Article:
It runs a variety of different courses such as the family wellness project which helps marginalize early mental health situations in children aged 5- 12 and their families. It helps children aged 5-12 who are at risk of developing mental health issues. Additionally, this project adopts a holistic person and family-centered approach which helps parents/families better understand their children’s behavior and diminish and stigma that comes along with these situations.

  • Helps listen to parent’s frustrations
  • Sets up programs and workshops for parents
  • Promotes relationship-building exercises
  • Focus on the parent to child
  • Offers family support services
  • Helps parental participation
  • Offers training for professionals working with parents and families

Childcare Programs

There are a variety of different programs that help children develop, many of these programs specialise in an individual role of a child’s development or problem.

Child Psychotherpapist

Child psychotherapists establish a defined and strong relationship with their clients to help assess and treat any underlying conditions that a child might be suffering from. This involves having short-term and long-term interventions with children that can help monitor their situation.


Counselors help listen to their clients, offering empathy and a place to talk about individual problems so they can help manage and focus on making positive changes in their lives. Common problems that counselors cover are divorce, illness, and bereavement and anxiety.

Family Support Worker

Family support workers provide emotional support to families experiencing problems. They focus on providing close-quartered support to families and addressing problems and risks.

Play Therapist

Play therapists are therapists that help children express themselves through the art of visual interpretation. This often means various physical and creative activities that help children be themselves and allow therapists to understand them.

Social Worker

Social workers help support individuals and families through hard times. They ensure vulnerable children (or people) are safeguarded from harm or negative situations. These are typically conducted through schools, hospitals or any public sector.

Youth Worker

Youth workers help establish and maintain a solid relationship with their clients. They help understand young people’s values and beliefs whilst building their confidence and life skills so they can have a better chance of avoiding negative experiences while growing up.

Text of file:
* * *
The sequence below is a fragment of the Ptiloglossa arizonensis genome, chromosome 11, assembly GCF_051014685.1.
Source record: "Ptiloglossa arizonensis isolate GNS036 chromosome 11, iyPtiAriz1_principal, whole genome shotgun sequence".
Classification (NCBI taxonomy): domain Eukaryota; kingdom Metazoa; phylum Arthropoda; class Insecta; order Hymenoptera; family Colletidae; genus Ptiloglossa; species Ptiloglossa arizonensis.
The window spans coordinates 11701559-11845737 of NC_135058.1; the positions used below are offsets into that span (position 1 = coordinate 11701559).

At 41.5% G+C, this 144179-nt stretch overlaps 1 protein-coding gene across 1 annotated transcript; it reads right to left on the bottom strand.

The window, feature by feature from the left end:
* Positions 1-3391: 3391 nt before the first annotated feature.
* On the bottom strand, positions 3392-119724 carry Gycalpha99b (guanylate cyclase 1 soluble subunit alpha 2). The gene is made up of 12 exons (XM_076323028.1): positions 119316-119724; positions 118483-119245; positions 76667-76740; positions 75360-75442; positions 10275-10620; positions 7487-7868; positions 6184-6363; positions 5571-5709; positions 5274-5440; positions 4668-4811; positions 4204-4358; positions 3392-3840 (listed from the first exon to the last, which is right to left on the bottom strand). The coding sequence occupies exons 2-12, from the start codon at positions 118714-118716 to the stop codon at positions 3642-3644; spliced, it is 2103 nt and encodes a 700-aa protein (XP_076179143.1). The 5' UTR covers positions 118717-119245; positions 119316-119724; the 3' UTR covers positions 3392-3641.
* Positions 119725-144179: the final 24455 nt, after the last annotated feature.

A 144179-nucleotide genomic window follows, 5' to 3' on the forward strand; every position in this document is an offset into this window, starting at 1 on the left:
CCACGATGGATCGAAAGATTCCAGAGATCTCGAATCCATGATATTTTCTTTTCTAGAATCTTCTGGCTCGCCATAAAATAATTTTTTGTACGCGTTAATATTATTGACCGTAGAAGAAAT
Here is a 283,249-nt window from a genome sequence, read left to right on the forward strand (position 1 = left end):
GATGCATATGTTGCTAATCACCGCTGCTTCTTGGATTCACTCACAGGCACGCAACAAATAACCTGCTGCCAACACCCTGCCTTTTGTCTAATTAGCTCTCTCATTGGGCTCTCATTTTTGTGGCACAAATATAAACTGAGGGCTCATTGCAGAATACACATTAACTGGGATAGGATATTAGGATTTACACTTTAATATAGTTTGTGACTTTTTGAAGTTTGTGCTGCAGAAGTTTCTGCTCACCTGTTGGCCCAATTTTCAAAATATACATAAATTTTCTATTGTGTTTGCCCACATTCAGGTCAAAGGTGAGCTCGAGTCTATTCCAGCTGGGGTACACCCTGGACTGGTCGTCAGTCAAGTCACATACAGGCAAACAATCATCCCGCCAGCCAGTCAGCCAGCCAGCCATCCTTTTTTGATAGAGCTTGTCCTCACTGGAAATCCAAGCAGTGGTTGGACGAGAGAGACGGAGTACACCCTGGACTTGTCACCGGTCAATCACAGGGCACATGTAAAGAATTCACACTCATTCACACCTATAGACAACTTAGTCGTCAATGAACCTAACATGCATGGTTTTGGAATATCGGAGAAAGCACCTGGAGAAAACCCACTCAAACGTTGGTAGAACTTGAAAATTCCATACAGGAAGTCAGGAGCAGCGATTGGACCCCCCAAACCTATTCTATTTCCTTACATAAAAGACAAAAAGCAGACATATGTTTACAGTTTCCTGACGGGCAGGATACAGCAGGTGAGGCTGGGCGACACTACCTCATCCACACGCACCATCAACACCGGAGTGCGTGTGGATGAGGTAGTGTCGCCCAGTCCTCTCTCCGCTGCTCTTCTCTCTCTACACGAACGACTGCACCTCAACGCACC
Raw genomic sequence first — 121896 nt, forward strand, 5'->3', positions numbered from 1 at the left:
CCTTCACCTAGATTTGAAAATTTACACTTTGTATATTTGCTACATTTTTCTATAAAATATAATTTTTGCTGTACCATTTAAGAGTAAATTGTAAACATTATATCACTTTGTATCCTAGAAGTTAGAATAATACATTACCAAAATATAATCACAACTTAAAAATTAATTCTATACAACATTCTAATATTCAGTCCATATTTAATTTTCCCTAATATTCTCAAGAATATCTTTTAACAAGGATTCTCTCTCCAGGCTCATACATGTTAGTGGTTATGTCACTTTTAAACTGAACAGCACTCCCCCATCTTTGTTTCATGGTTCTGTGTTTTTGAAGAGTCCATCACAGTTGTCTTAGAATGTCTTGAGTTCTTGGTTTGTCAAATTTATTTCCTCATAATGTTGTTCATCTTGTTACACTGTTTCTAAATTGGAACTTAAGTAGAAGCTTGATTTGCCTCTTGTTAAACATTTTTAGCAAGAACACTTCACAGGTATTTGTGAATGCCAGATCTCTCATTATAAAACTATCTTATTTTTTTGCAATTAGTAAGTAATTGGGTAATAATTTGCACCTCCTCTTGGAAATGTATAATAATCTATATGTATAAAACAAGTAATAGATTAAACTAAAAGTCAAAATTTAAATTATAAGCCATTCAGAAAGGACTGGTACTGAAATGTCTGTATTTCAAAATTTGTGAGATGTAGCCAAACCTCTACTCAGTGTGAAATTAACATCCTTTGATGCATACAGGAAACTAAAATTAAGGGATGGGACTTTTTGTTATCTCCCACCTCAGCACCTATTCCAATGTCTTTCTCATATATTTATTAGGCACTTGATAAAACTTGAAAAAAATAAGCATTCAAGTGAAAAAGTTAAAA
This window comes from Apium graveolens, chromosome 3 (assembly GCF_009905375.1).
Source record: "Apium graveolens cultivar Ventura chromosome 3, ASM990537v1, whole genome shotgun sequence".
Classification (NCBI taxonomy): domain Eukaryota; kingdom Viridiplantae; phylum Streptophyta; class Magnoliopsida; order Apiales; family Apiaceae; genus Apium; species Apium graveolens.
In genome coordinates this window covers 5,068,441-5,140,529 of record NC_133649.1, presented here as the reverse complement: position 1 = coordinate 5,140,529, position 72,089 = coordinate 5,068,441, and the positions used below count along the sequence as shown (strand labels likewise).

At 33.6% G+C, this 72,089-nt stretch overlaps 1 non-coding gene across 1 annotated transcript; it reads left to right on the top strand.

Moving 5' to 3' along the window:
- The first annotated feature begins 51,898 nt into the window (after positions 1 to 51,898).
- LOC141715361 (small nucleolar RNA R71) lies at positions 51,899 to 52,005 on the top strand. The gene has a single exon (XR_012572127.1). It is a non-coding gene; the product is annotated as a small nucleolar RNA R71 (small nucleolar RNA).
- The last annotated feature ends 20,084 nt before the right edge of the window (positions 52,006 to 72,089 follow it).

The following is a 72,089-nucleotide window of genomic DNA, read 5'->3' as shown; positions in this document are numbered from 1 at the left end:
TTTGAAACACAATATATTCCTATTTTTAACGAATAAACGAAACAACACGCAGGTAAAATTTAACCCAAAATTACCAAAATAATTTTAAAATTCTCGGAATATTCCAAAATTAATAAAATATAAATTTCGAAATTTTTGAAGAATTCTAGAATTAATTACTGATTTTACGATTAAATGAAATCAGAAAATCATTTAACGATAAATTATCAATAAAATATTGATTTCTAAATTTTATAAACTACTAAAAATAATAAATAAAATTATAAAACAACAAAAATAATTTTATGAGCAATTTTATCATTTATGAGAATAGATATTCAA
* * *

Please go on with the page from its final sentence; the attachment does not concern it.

Gathering the Info

I have created three miro boards below to show both that segregate and organize the individual, household and social risks that can create vulnerability in children, I also highlight how these challenges are tackled by themselves, their family, or society.

Mental implications on Children & The Facts – A Quantitative Study

Through various factors explained above, this can have a profound impact on children’s mental development, in this area of their life children are rapidly changing both physical and mental states, many of the mental implications of vulnerability in children can be seen below:

  • depression
  • anxiety
  • development delay
  • phobias
  • aggression
  • gender dysphoria
  • consequences of child abuse
  • self-harming
  • learning difficulties and disabilities
  • eating disorders
  • psychosomatic disorders.

10% of children aged 5-16 have a clinically diagnosable mental problem, additionally, 70 % of children and young adults who experience mental issues have had nonearly age interventions.


  • One in six school-age children suffer mental health problems (previously from one in nine in 2009)
  • People who experience trouble with their identity have higher rates of mental health disorders.
  • Children with disabilities are 3x more likely to possess poor mental health.
  • 28% of children and young people who experience a learning diffculty and mental problems are in contact with mental health services

How can we serve technology to benefit vulnerable children?

While this term is broad, additionally, many features can be combined to create an even more profound evaluation of children’s mental health through technology. Below I have created a mindmap on miro to show how we can implement technology (both hardware and software) to help children suffering from mental health disorders/vulnerabilities.